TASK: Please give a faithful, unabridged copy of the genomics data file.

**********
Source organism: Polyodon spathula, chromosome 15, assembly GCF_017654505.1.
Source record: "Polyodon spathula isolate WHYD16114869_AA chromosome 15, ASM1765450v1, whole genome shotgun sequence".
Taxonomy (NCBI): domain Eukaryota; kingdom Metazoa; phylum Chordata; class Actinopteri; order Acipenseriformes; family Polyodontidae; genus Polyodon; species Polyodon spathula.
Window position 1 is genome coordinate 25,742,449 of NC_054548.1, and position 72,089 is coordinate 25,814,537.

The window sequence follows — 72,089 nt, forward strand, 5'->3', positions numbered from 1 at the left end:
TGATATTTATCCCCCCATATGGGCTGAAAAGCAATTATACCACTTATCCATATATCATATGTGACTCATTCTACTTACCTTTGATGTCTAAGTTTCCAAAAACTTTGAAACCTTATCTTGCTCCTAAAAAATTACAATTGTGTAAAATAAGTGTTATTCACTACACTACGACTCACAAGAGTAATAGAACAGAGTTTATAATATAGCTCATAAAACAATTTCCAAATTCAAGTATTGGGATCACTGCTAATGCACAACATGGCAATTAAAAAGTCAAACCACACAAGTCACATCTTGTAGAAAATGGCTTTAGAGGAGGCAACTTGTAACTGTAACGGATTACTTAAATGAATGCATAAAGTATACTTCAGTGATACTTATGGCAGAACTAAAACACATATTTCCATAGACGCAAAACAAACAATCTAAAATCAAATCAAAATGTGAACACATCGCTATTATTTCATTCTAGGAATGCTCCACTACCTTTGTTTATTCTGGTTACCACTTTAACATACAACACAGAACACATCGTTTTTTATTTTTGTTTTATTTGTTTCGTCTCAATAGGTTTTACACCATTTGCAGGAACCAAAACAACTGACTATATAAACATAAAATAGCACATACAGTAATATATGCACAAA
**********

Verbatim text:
Source organism: Polyodon spathula, chromosome 15, assembly GCF_017654505.1.
Source record: "Polyodon spathula isolate WHYD16114869_AA chromosome 15, ASM1765450v1, whole genome shotgun sequence".
Taxonomy (NCBI): domain Eukaryota; kingdom Metazoa; phylum Chordata; class Actinopteri; order Acipenseriformes; family Polyodontidae; genus Polyodon; species Polyodon spathula.
Window position 1 is genome coordinate 25,742,449 of NC_054548.1, and position 72,089 is coordinate 25,814,537.

The window sequence follows — 72,089 nt, forward strand, 5'->3', positions numbered from 1 at the left end:
TGATATTTATCCCCCCATATGGGCTGAAAAGCAATTATACCACTTATCCATATATCATATGTGACTCATTCTACTTACCTTTGATGTCTAAGTTTCCAAAAACTTTGAAACCTTATCTTGCTCCTAAAAAATTACAATTGTGTAAAATAAGTGTTATTCACTACACTACGACTCACAAGAGTAATAGAACAGAGTTTATAATATAGCTCATAAAACAATTTCCAAATTCAAGTATTGGGATCACTGCTAATGCACAACATGGCAATTAAAAAGTCAAACCACACAAGTCACATCTTGTAGAAAATGGCTTTAGAGGAGGCAACTTGTAACTGTAACGGATTACTTAAATGAATGCATAAAGTATACTTCAGTGATACTTATGGCAGAACTAAAACACATATTTCCATAGACGCAAAACAAACAATCTAAAATCAAATCAAAATGTGAACACATCGCTATTATTTCATTCTAGGAATGCTCCACTACCTTTGTTTATTCTGGTTACCACTTTAACATACAACACAGAACACATCGTTTTTTATTTTTGTTTTATTTGTTTCGTCTCAATAGGTTTTACACCATTTGCAGGAACCAAAACAACTGACTATATAAACATAAAATAGCACATACAGTAATATATGCACAAA